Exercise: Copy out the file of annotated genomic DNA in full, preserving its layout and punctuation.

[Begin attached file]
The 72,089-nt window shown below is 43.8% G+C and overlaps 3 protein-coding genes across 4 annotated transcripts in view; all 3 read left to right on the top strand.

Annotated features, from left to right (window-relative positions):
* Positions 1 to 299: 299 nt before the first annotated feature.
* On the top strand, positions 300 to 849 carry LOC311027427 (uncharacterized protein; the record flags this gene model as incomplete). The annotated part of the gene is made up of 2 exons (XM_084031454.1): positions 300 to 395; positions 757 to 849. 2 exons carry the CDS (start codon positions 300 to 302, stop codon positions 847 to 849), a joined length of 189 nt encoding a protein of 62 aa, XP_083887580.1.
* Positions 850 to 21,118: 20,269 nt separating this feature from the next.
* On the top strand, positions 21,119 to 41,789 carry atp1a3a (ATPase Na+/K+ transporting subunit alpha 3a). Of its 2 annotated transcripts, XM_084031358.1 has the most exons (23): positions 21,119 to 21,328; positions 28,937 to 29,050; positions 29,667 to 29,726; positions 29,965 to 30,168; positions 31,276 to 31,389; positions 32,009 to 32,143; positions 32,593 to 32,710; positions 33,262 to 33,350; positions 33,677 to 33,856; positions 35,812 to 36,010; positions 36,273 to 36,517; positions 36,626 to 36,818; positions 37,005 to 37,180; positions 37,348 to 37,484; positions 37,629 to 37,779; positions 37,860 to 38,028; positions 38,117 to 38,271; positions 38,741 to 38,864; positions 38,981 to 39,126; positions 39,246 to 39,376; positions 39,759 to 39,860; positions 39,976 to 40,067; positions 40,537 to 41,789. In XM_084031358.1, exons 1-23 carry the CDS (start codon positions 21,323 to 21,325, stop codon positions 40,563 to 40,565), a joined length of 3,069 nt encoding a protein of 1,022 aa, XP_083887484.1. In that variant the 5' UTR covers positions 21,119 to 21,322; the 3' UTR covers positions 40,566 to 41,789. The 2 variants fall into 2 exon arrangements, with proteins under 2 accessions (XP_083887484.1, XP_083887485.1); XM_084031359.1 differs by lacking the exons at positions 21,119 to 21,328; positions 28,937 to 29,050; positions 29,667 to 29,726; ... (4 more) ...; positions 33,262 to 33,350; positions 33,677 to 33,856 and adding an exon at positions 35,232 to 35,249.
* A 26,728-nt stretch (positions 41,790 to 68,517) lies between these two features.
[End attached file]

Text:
The 72,089-nt window shown below is 43.8% G+C and overlaps 3 protein-coding genes across 4 annotated transcripts in view; all 3 read left to right on the top strand.

Annotated features, from left to right (window-relative positions):
* Positions 1 to 299: 299 nt before the first annotated feature.
* On the top strand, positions 300 to 849 carry LOC311027427 (uncharacterized protein; the record flags this gene model as incomplete). The annotated part of the gene is made up of 2 exons (XM_084031454.1): positions 300 to 395; positions 757 to 849. 2 exons carry the CDS (start codon positions 300 to 302, stop codon positions 847 to 849), a joined length of 189 nt encoding a protein of 62 aa, XP_083887580.1.
* Positions 850 to 21,118: 20,269 nt separating this feature from the next.
* On the top strand, positions 21,119 to 41,789 carry atp1a3a (ATPase Na+/K+ transporting subunit alpha 3a). Of its 2 annotated transcripts, XM_084031358.1 has the most exons (23): positions 21,119 to 21,328; positions 28,937 to 29,050; positions 29,667 to 29,726; positions 29,965 to 30,168; positions 31,276 to 31,389; positions 32,009 to 32,143; positions 32,593 to 32,710; positions 33,262 to 33,350; positions 33,677 to 33,856; positions 35,812 to 36,010; positions 36,273 to 36,517; positions 36,626 to 36,818; positions 37,005 to 37,180; positions 37,348 to 37,484; positions 37,629 to 37,779; positions 37,860 to 38,028; positions 38,117 to 38,271; positions 38,741 to 38,864; positions 38,981 to 39,126; positions 39,246 to 39,376; positions 39,759 to 39,860; positions 39,976 to 40,067; positions 40,537 to 41,789. In XM_084031358.1, exons 1-23 carry the CDS (start codon positions 21,323 to 21,325, stop codon positions 40,563 to 40,565), a joined length of 3,069 nt encoding a protein of 1,022 aa, XP_083887484.1. In that variant the 5' UTR covers positions 21,119 to 21,322; the 3' UTR covers positions 40,566 to 41,789. The 2 variants fall into 2 exon arrangements, with proteins under 2 accessions (XP_083887484.1, XP_083887485.1); XM_084031359.1 differs by lacking the exons at positions 21,119 to 21,328; positions 28,937 to 29,050; positions 29,667 to 29,726; ... (4 more) ...; positions 33,262 to 33,350; positions 33,677 to 33,856 and adding an exon at positions 35,232 to 35,249.
* A 26,728-nt stretch (positions 41,790 to 68,517) lies between these two features.